Names for the Sea

Sarah Moss

Published: 4 July 2013
Paperback, B Format
129x198mm, 368 pages
ISBN: 9781847084163

About the author

Image of Sarah Moss

Sarah Moss was educated at Oxford University and is currently an Associate Professor of Creative Writing at the University of Warwick. She is the author of four novels: Cold Earth, Night Waking, which was selected for the Fiction Uncovered Award in 2011, Bodies of Light and Signs for Lost Children; and the co-author of Chocolate: A Global History. She spent 2009-10 as a visiting lecturer at the University of Reykjavik, and wrote an account of her time there in Names for the Sea: Strangers in Iceland (Granta 2012), which was shortlisted for the RSL Ondaatje Prize 2013. Her novel The Tidal Zone will be published by Granta in summer 2016. More about the author


‘[Moss] sheds light on the strangeness of the country for an outsider as well as on the Icelanders' ongoing trauma... Absorbing’ Emily Read



‘A fascinating and unusual book, a genuine news from nowhere, the gripping account of one person thinking and perceiving for herself’ Joanna Kavenna

‘A thoughtful and moving description of a country’ Giles Foden

‘A wonderful, meditative and informative introduction to a country that's both progressive and steeped in more myths, legends and sagas than any other... All Icelandic life is here’

‘A wry memoir about a family who move to Iceland for a year in the aftermath of the financial crash. Moss discovers as much about herself as she does the Icelanders she writes about.’ Destination books this summer

‘A wry, intimate and beautifully-observed portrait of a culture both alien and familiar. Sarah Moss's account of her Icelandic sojourn is a vicarious treat’ Philip Marsden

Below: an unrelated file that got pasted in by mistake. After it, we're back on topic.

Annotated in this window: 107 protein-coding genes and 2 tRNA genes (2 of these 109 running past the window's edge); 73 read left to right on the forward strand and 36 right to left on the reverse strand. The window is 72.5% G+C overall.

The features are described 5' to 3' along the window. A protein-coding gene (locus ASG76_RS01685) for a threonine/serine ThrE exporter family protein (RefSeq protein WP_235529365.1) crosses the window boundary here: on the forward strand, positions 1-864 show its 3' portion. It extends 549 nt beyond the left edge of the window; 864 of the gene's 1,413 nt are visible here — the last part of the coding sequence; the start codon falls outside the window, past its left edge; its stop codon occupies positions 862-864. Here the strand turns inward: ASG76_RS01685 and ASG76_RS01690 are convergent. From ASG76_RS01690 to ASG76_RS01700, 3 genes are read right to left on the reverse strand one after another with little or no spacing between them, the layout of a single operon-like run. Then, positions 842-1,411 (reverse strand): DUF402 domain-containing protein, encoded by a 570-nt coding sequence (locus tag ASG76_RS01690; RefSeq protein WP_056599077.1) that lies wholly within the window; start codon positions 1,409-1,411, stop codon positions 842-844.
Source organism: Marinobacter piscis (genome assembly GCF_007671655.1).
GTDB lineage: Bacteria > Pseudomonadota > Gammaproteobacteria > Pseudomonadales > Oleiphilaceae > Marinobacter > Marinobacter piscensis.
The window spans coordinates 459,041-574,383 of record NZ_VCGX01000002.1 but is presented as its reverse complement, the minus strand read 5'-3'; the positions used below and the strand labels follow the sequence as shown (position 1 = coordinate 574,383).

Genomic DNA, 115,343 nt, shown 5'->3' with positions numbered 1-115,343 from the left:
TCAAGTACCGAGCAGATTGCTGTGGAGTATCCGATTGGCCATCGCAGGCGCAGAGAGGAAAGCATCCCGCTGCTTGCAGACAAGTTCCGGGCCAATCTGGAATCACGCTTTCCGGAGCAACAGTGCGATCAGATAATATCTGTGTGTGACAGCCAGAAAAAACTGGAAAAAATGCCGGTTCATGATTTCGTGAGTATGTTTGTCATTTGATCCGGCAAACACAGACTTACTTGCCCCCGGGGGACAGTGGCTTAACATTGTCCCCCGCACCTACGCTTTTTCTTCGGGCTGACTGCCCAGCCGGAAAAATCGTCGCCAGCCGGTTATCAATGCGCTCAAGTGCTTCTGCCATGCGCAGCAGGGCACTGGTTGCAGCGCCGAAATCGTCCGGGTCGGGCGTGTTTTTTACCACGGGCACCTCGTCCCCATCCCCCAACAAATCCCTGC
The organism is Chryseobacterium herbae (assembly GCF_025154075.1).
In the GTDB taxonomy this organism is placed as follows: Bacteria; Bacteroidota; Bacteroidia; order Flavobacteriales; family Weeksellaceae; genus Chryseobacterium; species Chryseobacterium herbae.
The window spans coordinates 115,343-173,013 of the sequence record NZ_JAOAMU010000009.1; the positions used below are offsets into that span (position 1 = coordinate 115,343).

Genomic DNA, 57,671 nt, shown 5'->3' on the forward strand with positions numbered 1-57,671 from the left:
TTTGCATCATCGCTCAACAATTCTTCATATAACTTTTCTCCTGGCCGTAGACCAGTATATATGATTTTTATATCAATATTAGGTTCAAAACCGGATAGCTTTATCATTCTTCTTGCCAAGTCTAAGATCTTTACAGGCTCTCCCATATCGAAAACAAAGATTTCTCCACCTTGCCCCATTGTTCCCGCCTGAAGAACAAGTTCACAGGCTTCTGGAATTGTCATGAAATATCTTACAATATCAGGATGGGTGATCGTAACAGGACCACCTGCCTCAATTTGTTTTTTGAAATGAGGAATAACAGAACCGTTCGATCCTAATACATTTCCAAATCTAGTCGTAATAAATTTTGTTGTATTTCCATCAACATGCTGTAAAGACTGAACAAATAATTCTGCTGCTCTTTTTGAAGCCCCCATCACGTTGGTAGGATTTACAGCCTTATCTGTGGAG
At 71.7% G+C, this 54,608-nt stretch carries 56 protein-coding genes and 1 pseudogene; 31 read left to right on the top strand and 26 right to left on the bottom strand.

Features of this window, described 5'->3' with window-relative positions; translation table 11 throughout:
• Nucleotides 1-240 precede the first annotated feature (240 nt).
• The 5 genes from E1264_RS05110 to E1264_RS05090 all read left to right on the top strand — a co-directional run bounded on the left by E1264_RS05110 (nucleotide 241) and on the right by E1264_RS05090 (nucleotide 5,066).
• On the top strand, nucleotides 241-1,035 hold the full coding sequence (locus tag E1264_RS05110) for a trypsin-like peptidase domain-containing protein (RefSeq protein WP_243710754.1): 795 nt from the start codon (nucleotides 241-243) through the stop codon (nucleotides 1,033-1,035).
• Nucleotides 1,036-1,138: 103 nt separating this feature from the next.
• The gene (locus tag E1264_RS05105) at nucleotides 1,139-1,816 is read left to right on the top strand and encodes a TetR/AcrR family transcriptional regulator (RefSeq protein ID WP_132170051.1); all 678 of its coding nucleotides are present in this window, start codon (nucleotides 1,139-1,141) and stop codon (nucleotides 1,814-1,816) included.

‘Always illuminating’

‘An insightful account of a year in a beguiling but often incomprehensible land of fire and ice... this is a delightful tale with a strong sense of place’ Duncan Mills


‘Beautifully written ... Moss grapples with new foods, customs and landscapes that are both oddly familiar and wildly alien in this absorbing memoir’ Carl Wilkinson

‘Fantastic and perceptive... Moss is so subtle and skilled at what she does, as careful and precise a prose specialist as you will find, that it hangs together seamlessly and brilliantly’

‘Her wit, like her sensitivity to social matters, is complemented by her astoundingly alert writing about the natural world’ Kevin Canfield

‘Holds an uncompromising mirror up to the British life that she has left behind. Honest, funny, frank, and insightful, it is a reassuring guide to the strangeness of being a stranger. An enviable experience beautifully described’ Gavin Francis

‘It is Moss's inquisitive excursions into the real and imagined Icelandic landscapes that enthral the most... engaging [and] expressive’ Rob St John

‘Moss is a wry and a very good companion... and her book is as perceptive of the southern English middle-classes, as it is of Icelanders’ Kathleen Jamie

‘Moss writes honestly... She mocks her won cultural assumptions drily’ Nancy Campbell

‘One of the most enjoyable travel books I've read’ Helen Rumbelow

‘This delightful and appealing book is written in a crisp and insightful style... filled with descriptions of the northern landscape which capture it perfectly... Very funny’

‘This tale perfectly evokes the country's natural splendours, but it's the colourful cast of friends and hangers-on that is so touching’

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